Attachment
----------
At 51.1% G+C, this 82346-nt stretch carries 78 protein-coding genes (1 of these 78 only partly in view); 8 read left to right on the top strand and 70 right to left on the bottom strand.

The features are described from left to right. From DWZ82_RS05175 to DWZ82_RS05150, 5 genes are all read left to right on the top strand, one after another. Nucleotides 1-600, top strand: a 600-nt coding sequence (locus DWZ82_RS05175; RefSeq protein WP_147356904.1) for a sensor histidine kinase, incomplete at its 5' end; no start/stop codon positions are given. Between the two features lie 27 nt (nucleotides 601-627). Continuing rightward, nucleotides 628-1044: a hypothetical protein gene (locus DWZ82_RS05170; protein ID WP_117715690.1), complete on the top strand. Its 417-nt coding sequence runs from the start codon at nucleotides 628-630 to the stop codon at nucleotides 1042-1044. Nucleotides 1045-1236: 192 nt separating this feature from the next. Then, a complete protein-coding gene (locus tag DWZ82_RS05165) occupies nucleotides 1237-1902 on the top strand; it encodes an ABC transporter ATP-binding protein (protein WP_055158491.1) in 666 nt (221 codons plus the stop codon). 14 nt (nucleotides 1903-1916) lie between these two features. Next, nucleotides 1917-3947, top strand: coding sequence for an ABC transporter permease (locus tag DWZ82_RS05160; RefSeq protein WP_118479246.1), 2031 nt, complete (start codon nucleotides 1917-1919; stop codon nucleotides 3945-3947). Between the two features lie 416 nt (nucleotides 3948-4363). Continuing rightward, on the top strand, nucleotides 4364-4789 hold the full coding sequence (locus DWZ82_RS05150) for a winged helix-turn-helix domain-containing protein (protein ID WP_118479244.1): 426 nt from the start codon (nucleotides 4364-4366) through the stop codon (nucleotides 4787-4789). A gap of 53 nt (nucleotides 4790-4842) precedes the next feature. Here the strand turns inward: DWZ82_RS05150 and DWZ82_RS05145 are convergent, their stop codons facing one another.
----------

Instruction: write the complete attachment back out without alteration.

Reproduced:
At 51.1% G+C, this 82346-nt stretch carries 78 protein-coding genes (1 of these 78 only partly in view); 8 read left to right on the top strand and 70 right to left on the bottom strand.

The features are described from left to right. From DWZ82_RS05175 to DWZ82_RS05150, 5 genes are all read left to right on the top strand, one after another. Nucleotides 1-600, top strand: a 600-nt coding sequence (locus DWZ82_RS05175; RefSeq protein WP_147356904.1) for a sensor histidine kinase, incomplete at its 5' end; no start/stop codon positions are given. Between the two features lie 27 nt (nucleotides 601-627). Continuing rightward, nucleotides 628-1044: a hypothetical protein gene (locus DWZ82_RS05170; protein ID WP_117715690.1), complete on the top strand. Its 417-nt coding sequence runs from the start codon at nucleotides 628-630 to the stop codon at nucleotides 1042-1044. Nucleotides 1045-1236: 192 nt separating this feature from the next. Then, a complete protein-coding gene (locus tag DWZ82_RS05165) occupies nucleotides 1237-1902 on the top strand; it encodes an ABC transporter ATP-binding protein (protein WP_055158491.1) in 666 nt (221 codons plus the stop codon). 14 nt (nucleotides 1903-1916) lie between these two features. Next, nucleotides 1917-3947, top strand: coding sequence for an ABC transporter permease (locus tag DWZ82_RS05160; RefSeq protein WP_118479246.1), 2031 nt, complete (start codon nucleotides 1917-1919; stop codon nucleotides 3945-3947). Between the two features lie 416 nt (nucleotides 3948-4363). Continuing rightward, on the top strand, nucleotides 4364-4789 hold the full coding sequence (locus DWZ82_RS05150) for a winged helix-turn-helix domain-containing protein (protein ID WP_118479244.1): 426 nt from the start codon (nucleotides 4364-4366) through the stop codon (nucleotides 4787-4789). A gap of 53 nt (nucleotides 4790-4842) precedes the next feature. Here the strand turns inward: DWZ82_RS05150 and DWZ82_RS05145 are convergent, their stop codons facing one another.